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As CBS Sports inches closer and closer to examining the history of the No. 1 overall pick, the ease of whittling down the list has become more challenging. Seven-time Pro Bowl selection offensive tackle Tyron Smith was excluded from our top five because there were so many accomplished players taken No. 9 overall in league history.

The Seattle Seahawks are currently slated to pick No. 9 overall in the 2022 NFL Draft. Seattle is a team that is very hard to decipher. Are the Seahawks rebuilding or trying to reload quickly for another run in 2022? The starting competition is currently between Geno Smith and Drew Lock -- a less than ideal set of circumstances -- but the team is also said to have interest in Baker Mayfield. Would they consider drafting a quarterback? If not, LSU cornerback Derek Stingley Jr. or one of those talented edge rushers make a lot of sense for the Seahawks. The franchise has not picked inside the top 10 since 2010 when it selected Oklahoma State offensive tackle Russell Okung No. 6 overall. Often a candidate to trade down, Seattle has not selected No. 9 overall since taking North Carolina State wide receiver Koren Robinson in 2001.

5. RB Lenny Moore

1956 NFL Draft: Round 1, No. 9 (Penn State)
Team(s): Baltimore Colts (1956-1967)


Moore could have been listed as high as No. 2 on this list. His name might not be as familiar as others here, but he is no less accomplished. Running backs are often noted for having shorter careers, but that was not the case for Moore, who played 12 seasons with the Baltimore Colts.

The Penn State graduate won two NFL Championships as an accomplished dual-threat player. Although listed as a running back, the Pennsylvania native recorded 6,039 receiving yards in addition to 5,174 rushing yards. He amassed 111 total touchdowns as part of his Hall of Fame career. He went to seven Pro Bowls and was a seven-time All-Pro selection. 

4. LB Brian Urlacher

2000 NFL Draft: Round 1, No. 9 (New Mexico)
Team(s): Chicago Bears (2000-2012)

Chicago has had a lot of success with drafting linebackers at No. 9 overall. Urlacher's selection over Moore might be little more than recency bias. The two players had similar resumes, but Urlacher served as the face of the franchise for most of his career.

Urlacher provided immediate dividends being named Defensive Rookie of the Year. He recorded eight sacks (a single-season career high), two interceptions and one fumble recovery that season. He was also the Defensive Player of the Year in 2005. His accolades are very similar to the next player on this list. The linebacker went to eight Pro Bowls and was a five-time All-Pro selection. The Pro and College Football Halls of Fame each opened their doors for Urlacher.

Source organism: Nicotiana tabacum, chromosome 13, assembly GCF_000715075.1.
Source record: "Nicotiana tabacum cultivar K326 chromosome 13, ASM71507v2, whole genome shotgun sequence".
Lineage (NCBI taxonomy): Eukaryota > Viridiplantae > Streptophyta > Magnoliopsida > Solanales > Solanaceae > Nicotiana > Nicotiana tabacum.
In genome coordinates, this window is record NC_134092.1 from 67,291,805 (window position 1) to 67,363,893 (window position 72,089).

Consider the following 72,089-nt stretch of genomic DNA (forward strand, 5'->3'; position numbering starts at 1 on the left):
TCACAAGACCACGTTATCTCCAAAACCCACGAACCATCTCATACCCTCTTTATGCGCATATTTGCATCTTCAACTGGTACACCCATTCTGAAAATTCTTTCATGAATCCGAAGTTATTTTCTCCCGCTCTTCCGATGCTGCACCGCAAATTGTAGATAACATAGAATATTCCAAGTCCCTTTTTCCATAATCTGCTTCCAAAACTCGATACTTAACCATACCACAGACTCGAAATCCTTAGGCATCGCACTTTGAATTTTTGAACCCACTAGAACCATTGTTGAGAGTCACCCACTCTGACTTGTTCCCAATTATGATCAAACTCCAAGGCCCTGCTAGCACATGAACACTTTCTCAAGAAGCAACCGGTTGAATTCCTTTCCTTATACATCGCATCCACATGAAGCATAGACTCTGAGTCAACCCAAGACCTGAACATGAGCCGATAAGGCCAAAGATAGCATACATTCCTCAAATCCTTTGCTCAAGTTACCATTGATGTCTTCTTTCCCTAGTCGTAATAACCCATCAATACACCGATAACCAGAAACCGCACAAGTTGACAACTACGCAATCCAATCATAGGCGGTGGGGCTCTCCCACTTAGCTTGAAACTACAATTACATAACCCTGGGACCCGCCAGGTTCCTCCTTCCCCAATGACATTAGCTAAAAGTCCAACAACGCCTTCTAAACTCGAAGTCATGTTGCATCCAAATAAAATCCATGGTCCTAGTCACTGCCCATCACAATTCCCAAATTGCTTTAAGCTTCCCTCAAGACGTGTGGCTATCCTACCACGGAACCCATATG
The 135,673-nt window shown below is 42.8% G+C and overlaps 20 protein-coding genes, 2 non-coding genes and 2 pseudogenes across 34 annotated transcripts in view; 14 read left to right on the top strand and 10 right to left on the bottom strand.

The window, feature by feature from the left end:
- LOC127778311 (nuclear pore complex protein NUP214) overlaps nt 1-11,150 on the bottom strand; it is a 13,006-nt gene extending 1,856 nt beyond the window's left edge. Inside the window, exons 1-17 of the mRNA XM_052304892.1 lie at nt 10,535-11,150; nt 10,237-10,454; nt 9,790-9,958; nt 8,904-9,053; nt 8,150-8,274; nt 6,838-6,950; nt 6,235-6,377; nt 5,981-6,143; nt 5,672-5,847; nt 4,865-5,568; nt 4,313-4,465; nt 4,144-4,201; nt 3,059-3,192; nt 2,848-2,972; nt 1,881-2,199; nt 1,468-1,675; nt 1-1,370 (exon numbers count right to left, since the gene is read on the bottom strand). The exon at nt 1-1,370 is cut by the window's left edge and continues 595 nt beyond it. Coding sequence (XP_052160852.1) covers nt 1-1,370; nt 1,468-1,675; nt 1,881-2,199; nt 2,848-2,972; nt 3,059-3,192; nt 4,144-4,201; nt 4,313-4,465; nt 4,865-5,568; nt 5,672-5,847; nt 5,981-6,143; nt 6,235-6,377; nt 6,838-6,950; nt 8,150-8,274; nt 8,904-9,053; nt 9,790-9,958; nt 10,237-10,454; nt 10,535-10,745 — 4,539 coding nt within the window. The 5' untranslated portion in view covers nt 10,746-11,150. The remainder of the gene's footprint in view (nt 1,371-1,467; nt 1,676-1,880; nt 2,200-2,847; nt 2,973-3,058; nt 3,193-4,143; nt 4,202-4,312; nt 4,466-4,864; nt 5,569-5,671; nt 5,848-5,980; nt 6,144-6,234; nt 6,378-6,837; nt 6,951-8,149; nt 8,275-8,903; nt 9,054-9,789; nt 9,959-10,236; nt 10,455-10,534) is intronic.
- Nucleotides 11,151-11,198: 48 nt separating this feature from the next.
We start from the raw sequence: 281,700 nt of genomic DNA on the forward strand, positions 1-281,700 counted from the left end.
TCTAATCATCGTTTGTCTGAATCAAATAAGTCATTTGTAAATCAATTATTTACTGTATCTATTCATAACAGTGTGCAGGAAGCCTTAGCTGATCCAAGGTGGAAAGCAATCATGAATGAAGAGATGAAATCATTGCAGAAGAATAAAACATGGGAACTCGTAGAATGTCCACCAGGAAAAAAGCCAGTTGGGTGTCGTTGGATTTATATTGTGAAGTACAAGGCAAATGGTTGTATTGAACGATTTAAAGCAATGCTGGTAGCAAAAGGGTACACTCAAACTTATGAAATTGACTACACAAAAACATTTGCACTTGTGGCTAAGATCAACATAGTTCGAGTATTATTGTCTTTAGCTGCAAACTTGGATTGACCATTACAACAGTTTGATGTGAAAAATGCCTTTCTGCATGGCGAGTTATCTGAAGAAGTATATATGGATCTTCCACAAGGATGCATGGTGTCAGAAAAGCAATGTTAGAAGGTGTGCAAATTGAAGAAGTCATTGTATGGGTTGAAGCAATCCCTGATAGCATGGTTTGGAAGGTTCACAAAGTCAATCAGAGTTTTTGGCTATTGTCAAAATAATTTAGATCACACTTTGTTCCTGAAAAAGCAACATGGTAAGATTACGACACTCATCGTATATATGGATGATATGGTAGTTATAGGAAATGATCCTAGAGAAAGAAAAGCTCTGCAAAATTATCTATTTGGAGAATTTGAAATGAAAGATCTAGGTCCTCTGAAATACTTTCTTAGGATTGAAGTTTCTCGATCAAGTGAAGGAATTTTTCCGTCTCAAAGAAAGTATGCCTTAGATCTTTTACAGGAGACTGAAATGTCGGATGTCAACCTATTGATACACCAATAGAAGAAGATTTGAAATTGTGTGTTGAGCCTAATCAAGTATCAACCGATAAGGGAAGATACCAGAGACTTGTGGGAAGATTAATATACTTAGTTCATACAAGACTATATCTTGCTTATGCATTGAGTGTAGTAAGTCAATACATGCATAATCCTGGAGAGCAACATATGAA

3. LB Luke Kuechly

2012 NFL Draft: Round 1, No. 9 (Boston College)
Team(s): Carolina Panthers (2012-2019)

Kuechly received the nod over Urlacher because of his track record of All-Pro recognition. Both were hard-working individuals who knew the game inside and out. Kuechly walked away from the game on his own terms after going to seven Pro Bowls in eight seasons. Like Urlacher, he was the model of consistency.

The Cincinnati native was named Defensive Rookie of the Year in 2012 and became the youngest Defensive Player of the Year in 2013. He went to seven Pro Bowls and was a seven-time All-Pro selection. Since announcing his retirement, the Boston College graduate has re-joined the franchise as a scout. 

2. LB Dick Butkus

1965 NFL Draft: Round 1, No. 9 (Illinois)
Team(s): Chicago Bears (1965-1973)


The decision between Butkus, Urlacher, Moore and Kuechly was much more hotly-contested and an argument could have been made for any one of the three to be in the No. 2 spot. Butkus received the honor because he was the model of consistency. In nine seasons with the Chicago Bears, he made eight Pro Bowl appearances and was an eight-time All-Pro. 

The Chicago native was named Defensive Player of the Year in two consecutive years. Butkus was inducted into the Pro and College Football Halls of Fame. His No. 50 jersey was retired at the University of Illinois and his No. 51 jersey was retired by the Bears. His style of play endeared himself to the community that raised him.

1. OG Bruce Matthews

1983 NFL Draft: Round 1, No. 9 (USC)
Team(s): Houston/Tennessee Oliers/Titans (1983-2001)

Matthews was a relatively easy choice atop the list. He is one of the most decorated offensive linemen in league history. The California native started at least 17 games at each of the five starting positions. In 1983, he was drafted by the Houston Oilers. The team re-branded as the Tennessee Titans in 1995. He was hired as an offensive assistant by the Houston Texans in 2009 before being hired by former teammate Mike Munchak to serve as the offensive line coach with the Titans.

Over the course of his career, Matthews made 14 Pro Bowl appearances and was a nine-time All-Pro selection. Although he started 293 games, which is third most in NFL history behind Tom Brady and Brett Favre, perhaps the most interesting stat from the USC graduate's career is that he forced five fumbles and recovered 10 others. It is not a good sign when offensive linemen are involved with fumbles. He was inducted into the Pro Football Hall of Fame in 2007.

The Matthews family is NFL royalty. His brother, Clay Matthews Jr., was a 20 season veteran at linebacker. His nephews, Clay Matthews III and Casey Matthews, played a combined 16 seasons in the league. His sons, Kevin Matthews and Jake Matthews, have played a combined 13 seasons, with the latter still being active.